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Badlands case inspires businesswoman’s run for Las Vegas mayor

The city of Las Vegas’ legal losses to the would-be developer of the defunct Badlands golf course inspired a businesswoman to declare her candidacy for mayor.

“It’s very, very upsetting,” Deb Peck told the Review-Journal. She said the tax dollars that courts have ordered the city to pay developer Yohan Lowie “can go to so many other things.”

Peck — an insurance company agent who is running for office for the first time — said the city should’ve settled the lawsuits last year when a proposed $64 million deal collapsed.

The growing list of candidates to replace Mayor Carolyn Goodman, whose third and final term ends in 2024, includes two fellow City Council members, a former congresswoman and the leader of the Nevada Equal Rights Commission.

But Peck, a self-described political conservative whose Las Vegas roots date back to the late 1930s, said she doesn’t see it as an uphill battle because she thinks the constituency is tired of putting seasoned politicians in power.

She foresees a cash-strapped, but grassroots-heavy campaign for the nonpartisan seat.

“It’s my home,” she said. “I want to keep it safe and I want to keep it clean.”

And while the Badlands case, which loses could reach $100 million or more, was her catalyst to run, her top priorities as mayor would also include public safety, affordable housing and help for those experiencing homelessness and seniors. She said she would push for fiscal responsibility and a healthy economy for small businesses.

Under her leadership, funds for affordable housing would not all go to developers, a policy she said has lead to broken promises and rising costs.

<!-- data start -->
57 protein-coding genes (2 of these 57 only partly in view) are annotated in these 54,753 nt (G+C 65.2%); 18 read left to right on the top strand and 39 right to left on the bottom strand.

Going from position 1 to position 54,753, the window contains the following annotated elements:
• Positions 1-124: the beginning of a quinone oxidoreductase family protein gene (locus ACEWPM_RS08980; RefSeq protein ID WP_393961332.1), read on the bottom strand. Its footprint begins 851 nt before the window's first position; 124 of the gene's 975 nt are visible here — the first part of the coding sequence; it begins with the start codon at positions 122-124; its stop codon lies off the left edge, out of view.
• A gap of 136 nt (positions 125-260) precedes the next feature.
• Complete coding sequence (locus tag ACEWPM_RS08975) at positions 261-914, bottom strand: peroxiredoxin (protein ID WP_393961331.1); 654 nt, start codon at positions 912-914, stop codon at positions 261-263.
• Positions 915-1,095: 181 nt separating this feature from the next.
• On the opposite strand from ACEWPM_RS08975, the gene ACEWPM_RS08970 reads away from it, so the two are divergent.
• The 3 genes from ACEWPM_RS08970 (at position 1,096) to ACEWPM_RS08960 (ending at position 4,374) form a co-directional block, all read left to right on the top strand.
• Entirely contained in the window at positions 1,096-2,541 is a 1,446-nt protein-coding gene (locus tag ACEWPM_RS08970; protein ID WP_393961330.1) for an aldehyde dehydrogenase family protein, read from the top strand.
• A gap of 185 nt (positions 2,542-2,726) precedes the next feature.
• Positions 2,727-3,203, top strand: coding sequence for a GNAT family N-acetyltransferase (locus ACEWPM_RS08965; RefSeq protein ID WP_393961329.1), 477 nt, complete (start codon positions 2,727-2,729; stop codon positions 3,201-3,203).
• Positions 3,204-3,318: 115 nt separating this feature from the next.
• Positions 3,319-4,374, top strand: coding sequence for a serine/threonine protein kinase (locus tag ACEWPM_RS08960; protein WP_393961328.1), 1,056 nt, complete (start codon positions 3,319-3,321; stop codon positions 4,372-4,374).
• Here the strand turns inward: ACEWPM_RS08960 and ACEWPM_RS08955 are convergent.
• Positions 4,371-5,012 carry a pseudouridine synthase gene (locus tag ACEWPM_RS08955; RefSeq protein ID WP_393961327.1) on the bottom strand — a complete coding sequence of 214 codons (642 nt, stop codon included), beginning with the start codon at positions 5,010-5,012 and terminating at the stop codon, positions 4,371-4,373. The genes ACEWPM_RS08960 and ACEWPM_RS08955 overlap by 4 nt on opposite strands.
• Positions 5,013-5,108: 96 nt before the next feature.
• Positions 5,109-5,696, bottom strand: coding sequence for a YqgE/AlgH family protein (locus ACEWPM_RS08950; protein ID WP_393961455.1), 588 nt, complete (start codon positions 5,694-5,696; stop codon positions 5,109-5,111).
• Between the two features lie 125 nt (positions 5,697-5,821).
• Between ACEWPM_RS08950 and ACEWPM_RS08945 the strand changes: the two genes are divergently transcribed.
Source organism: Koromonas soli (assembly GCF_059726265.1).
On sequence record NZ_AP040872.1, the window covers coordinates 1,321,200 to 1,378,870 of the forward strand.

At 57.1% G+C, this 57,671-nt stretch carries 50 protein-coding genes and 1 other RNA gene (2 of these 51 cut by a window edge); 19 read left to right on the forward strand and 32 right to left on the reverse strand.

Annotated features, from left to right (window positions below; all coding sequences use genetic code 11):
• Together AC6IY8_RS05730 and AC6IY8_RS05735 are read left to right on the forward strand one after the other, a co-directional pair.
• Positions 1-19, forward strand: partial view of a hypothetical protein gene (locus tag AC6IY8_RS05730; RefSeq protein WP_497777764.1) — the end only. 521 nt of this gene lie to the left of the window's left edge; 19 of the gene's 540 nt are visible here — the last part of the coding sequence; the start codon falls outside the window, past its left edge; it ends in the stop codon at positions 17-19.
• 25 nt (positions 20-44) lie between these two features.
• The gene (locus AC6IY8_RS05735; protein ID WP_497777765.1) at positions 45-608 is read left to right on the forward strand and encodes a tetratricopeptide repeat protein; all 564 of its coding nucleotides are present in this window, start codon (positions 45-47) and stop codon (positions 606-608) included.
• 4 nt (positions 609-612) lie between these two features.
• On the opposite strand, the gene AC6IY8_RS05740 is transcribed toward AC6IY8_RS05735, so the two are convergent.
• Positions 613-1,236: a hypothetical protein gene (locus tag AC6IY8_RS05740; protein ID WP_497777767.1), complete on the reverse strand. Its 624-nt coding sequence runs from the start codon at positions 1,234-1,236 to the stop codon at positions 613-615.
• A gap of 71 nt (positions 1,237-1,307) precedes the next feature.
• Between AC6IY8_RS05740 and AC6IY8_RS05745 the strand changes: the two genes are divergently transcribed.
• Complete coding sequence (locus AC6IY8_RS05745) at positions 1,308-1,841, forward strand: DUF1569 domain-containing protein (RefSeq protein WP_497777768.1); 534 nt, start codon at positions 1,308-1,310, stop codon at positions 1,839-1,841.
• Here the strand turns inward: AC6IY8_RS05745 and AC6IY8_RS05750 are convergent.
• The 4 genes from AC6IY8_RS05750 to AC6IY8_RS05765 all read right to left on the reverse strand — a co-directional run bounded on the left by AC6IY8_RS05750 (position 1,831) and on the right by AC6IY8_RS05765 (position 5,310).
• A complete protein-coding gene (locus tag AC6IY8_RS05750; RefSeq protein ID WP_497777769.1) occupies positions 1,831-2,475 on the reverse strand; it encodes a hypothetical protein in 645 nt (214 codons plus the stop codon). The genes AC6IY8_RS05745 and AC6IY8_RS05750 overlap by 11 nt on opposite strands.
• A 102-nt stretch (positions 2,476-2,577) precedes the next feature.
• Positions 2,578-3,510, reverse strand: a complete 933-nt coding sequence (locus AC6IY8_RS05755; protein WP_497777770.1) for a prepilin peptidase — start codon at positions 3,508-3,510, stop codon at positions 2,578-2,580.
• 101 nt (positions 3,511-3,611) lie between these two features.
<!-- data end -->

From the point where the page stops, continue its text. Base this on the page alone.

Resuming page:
“We have to have a way to make sure that the money is accounted for in a very carful manner, and not just give it to a developer,” she said.

Peck said she is “very pro-police” and that she fully backs Gov. Joe Lombardo and the Metropolitan Police Department he used to lead, and which is partly funded by the city.

The Ward 2 resident said she would advocate to strengthen the police force so that there’s more community outreach, and Las Vegas doesn’t turn into a petty theft haven, like California, she said.

Peck, 68, a State Farm agent, has been in business for about three decades. She is a mother of two, and the daughter of a railroad worker and a Mexican-born mother, who was a homemaker and is turning 104 this year.

She is also a UNLV graduate.

Thus far, former U.S. Rep. Shelley Berkley, Councilman Cedric Crear, Councilwoman Victoria Seaman, and Kara Jenkins with the state’s equal rights commission have previously declared their candidacies.

Peck said that as mayor she would be “a thorn in the side of some,” and that she’s “willing to take on the task.”

Contact Ricardo Torres-Cortez at rtorres@reviewjournal.com. Follow @rickytwrites on Twitter.

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